"You got a song, man, sing it. / You got a bell, man, ring it." - Robert Creeley

Nick McRae
nmcrae1@gmail.com
http://nickmcrae.com/


emilychristine
Emily Sims

e-mail user

Jan 12, 2010, 5:46 PM

Post #29 of 59 (4247 views)
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Re: [NickMcRae] What Have You Learned From the Application Process? [In reply to] Can't Post

What have i learned? Hmmm....

I have learned that I am the most impatient (least patient?) person I know, and I'm okay with that, because what I want is usually pretty damn important.

I have learned that my heart rushes every time I get an email informing me someone on the P&W forum has replied to my post.

I have learned that letting my mother read something I wrote is not the end of the world. I mean, it's close, obviously, but I didn't burst into flames.

I have learned that no one understands, except you. And my cat. Nala understands every damn thing I've ever told her since 1994.

I have learned that while white wine and chocolate are the most appealing friends while working on writing samples, Diet Coke and pretzels are the better way to go.

I have learned that even though the mail only comes once a day, it should really come three or four times. In fact, the mail man should just knock on your damn door and tell you whether or not there's a letter from Irvine. I mean, we need to know.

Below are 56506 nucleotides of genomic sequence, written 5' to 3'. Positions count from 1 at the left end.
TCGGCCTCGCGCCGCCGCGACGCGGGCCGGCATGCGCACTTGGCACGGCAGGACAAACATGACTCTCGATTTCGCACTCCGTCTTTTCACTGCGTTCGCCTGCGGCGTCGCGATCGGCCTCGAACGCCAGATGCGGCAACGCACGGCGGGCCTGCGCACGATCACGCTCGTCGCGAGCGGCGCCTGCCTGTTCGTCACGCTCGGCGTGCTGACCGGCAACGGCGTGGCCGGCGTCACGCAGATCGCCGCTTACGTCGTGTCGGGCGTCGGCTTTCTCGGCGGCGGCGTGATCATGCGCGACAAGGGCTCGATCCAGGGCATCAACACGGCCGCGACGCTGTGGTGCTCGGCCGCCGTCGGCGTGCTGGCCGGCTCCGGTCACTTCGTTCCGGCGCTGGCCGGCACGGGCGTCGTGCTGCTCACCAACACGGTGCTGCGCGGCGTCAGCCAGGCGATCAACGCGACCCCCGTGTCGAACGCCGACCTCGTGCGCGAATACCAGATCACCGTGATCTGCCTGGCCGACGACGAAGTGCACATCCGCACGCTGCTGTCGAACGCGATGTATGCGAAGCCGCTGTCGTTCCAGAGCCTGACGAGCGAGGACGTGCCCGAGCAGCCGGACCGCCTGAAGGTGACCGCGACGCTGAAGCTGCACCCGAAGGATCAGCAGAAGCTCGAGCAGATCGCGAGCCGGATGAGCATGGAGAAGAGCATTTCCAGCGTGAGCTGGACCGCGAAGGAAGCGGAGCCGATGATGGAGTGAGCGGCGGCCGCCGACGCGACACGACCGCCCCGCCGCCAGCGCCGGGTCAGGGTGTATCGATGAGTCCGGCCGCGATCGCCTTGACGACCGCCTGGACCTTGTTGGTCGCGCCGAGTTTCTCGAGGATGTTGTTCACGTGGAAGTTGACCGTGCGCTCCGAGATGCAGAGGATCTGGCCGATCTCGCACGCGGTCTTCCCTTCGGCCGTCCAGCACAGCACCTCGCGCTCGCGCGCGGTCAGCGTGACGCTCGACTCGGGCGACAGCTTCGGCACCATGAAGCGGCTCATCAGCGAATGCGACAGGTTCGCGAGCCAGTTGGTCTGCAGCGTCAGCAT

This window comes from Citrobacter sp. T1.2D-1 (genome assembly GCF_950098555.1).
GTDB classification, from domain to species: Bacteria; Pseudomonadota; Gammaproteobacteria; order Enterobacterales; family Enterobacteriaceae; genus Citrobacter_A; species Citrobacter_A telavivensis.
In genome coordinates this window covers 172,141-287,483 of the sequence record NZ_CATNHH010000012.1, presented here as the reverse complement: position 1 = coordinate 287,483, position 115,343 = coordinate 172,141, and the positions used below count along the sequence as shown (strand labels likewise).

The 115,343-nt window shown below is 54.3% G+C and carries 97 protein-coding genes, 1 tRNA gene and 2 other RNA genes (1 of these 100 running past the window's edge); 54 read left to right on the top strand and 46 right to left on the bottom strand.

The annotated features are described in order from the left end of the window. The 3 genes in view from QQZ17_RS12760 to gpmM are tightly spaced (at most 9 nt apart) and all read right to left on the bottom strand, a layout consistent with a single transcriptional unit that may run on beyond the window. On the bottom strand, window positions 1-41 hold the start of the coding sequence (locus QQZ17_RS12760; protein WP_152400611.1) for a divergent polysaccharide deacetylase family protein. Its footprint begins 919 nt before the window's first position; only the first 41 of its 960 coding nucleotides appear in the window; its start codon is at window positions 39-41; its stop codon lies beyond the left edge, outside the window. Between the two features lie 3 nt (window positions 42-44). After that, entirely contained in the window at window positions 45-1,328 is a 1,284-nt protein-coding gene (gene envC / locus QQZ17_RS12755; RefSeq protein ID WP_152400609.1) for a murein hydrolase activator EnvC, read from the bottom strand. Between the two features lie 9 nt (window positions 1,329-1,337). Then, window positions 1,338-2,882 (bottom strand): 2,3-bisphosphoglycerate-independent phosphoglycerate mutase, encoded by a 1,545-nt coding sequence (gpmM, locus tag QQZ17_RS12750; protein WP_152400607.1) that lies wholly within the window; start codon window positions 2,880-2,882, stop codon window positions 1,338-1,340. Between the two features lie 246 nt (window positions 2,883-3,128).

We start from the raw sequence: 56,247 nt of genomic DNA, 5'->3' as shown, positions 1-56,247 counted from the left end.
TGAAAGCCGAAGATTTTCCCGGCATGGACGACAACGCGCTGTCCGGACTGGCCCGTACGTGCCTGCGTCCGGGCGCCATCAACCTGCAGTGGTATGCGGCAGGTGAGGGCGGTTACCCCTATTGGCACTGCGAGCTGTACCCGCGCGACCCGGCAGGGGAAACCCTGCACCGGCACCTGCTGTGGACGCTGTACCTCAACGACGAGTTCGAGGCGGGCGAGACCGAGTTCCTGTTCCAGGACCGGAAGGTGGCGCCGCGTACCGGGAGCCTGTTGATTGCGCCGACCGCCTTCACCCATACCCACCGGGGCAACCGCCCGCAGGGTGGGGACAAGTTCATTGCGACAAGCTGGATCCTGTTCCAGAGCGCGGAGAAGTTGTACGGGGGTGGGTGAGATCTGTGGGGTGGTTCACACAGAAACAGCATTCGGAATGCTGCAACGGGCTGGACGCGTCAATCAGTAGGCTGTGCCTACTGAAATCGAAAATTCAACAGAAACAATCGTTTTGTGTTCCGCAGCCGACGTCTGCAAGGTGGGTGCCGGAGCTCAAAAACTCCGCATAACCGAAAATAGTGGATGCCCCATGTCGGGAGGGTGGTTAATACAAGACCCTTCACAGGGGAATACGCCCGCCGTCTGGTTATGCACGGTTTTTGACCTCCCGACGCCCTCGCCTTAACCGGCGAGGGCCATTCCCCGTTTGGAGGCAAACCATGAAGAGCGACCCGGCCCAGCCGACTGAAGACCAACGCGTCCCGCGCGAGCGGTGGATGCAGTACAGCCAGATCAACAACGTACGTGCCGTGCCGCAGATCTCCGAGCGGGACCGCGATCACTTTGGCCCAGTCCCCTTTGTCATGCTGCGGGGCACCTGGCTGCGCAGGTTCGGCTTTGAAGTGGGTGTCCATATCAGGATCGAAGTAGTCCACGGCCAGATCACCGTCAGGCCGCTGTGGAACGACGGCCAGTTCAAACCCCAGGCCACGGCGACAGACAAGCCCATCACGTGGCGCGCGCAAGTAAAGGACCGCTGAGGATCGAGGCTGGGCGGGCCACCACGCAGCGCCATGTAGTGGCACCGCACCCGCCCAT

I have learned how to circumvent the Internet blocks at the public high school where I work so I can religiously check my gmail all day long... just in case.

I have learned not to lurk.

I have learned to be a better teacher, because my own irrational anxieties enable me to better empathize with all of theirs. Basically, I've reverted to the emotional maturity of a 15 year old.

But most of all, I have learned not just to put myself out there, but to own the fact that I've put myself out there.

Emily
PS. If I get into a program, I want a t-shirt that says "I survived the MFA application process."


Our Daily Tales / Travel Tales



In The Lobby


Jan 12, 2010, 5:53 PM

Post #30 of 59 (4242 views)
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Re: [emcsims] What Have You Learned From the Application Process? [In reply to] Can't Post

Ha! Perfection! You words needs to be lacquered on the back of every glass bottle of Shatto across America.


Woon


Jan 12, 2010, 5:58 PM

Post #31 of 59 (4239 views)
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Re: [emcsims] What Have You Learned From the Application Process? [In reply to] Can't Post

At the risk of offending many of you, I don't understand what the big deal with all the angst about MFA applications. It seemed very routine and straightforward to me. I researched and applied to 13 schools. I sent out for my transcripts from my undergrad. I asked some of my former teachers if they could write letters of rec for me. I studied for, took the GRE, and did well. I finalized some short stories. I drafted my Statement of Purpose (or Personal Statement). I applied online. To me, it was all fun and I hardly broke a sweat.